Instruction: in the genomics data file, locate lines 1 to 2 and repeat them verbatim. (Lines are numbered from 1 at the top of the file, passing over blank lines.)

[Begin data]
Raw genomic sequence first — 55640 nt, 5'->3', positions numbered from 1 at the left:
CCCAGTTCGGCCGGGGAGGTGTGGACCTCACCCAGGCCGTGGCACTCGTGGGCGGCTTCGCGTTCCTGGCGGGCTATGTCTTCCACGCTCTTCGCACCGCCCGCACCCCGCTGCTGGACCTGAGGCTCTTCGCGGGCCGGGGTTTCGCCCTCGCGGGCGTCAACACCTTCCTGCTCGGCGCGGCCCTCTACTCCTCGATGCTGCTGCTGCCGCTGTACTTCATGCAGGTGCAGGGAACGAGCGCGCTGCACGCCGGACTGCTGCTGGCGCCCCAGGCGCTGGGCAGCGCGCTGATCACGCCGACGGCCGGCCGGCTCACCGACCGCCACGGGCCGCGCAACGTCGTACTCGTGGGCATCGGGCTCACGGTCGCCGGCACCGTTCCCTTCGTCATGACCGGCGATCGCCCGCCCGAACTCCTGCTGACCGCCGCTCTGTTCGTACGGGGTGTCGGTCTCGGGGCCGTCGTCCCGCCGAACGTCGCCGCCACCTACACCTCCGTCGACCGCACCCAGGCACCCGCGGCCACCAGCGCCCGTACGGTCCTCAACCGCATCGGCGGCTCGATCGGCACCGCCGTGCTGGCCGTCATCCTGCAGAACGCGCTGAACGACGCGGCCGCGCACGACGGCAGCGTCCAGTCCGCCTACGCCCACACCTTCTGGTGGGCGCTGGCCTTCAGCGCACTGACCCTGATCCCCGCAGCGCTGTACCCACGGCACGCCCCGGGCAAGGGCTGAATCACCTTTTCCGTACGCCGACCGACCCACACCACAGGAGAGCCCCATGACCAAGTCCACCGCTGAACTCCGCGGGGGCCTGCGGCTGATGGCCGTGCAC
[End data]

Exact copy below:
Raw genomic sequence first — 55640 nt, 5'->3', positions numbered from 1 at the left:
CCCAGTTCGGCCGGGGAGGTGTGGACCTCACCCAGGCCGTGGCACTCGTGGGCGGCTTCGCGTTCCTGGCGGGCTATGTCTTCCACGCTCTTCGCACCGCCCGCACCCCGCTGCTGGACCTGAGGCTCTTCGCGGGCCGGGGTTTCGCCCTCGCGGGCGTCAACACCTTCCTGCTCGGCGCGGCCCTCTACTCCTCGATGCTGCTGCTGCCGCTGTACTTCATGCAGGTGCAGGGAACGAGCGCGCTGCACGCCGGACTGCTGCTGGCGCCCCAGGCGCTGGGCAGCGCGCTGATCACGCCGACGGCCGGCCGGCTCACCGACCGCCACGGGCCGCGCAACGTCGTACTCGTGGGCATCGGGCTCACGGTCGCCGGCACCGTTCCCTTCGTCATGACCGGCGATCGCCCGCCCGAACTCCTGCTGACCGCCGCTCTGTTCGTACGGGGTGTCGGTCTCGGGGCCGTCGTCCCGCCGAACGTCGCCGCCACCTACACCTCCGTCGACCGCACCCAGGCACCCGCGGCCACCAGCGCCCGTACGGTCCTCAACCGCATCGGCGGCTCGATCGGCACCGCCGTGCTGGCCGTCATCCTGCAGAACGCGCTGAACGACGCGGCCGCGCACGACGGCAGCGTCCAGTCCGCCTACGCCCACACCTTCTGGTGGGCGCTGGCCTTCAGCGCACTGACCCTGATCCCCGCAGCGCTGTACCCACGGCACGCCCCGGGCAAGGGCTGAATCACCTTTTCCGTACGCCGACCGACCCACACCACAGGAGAGCCCCATGACCAAGTCCACCGCTGAACTCCGCGGGGGCCTGCGGCTGATGGCCGTGCAC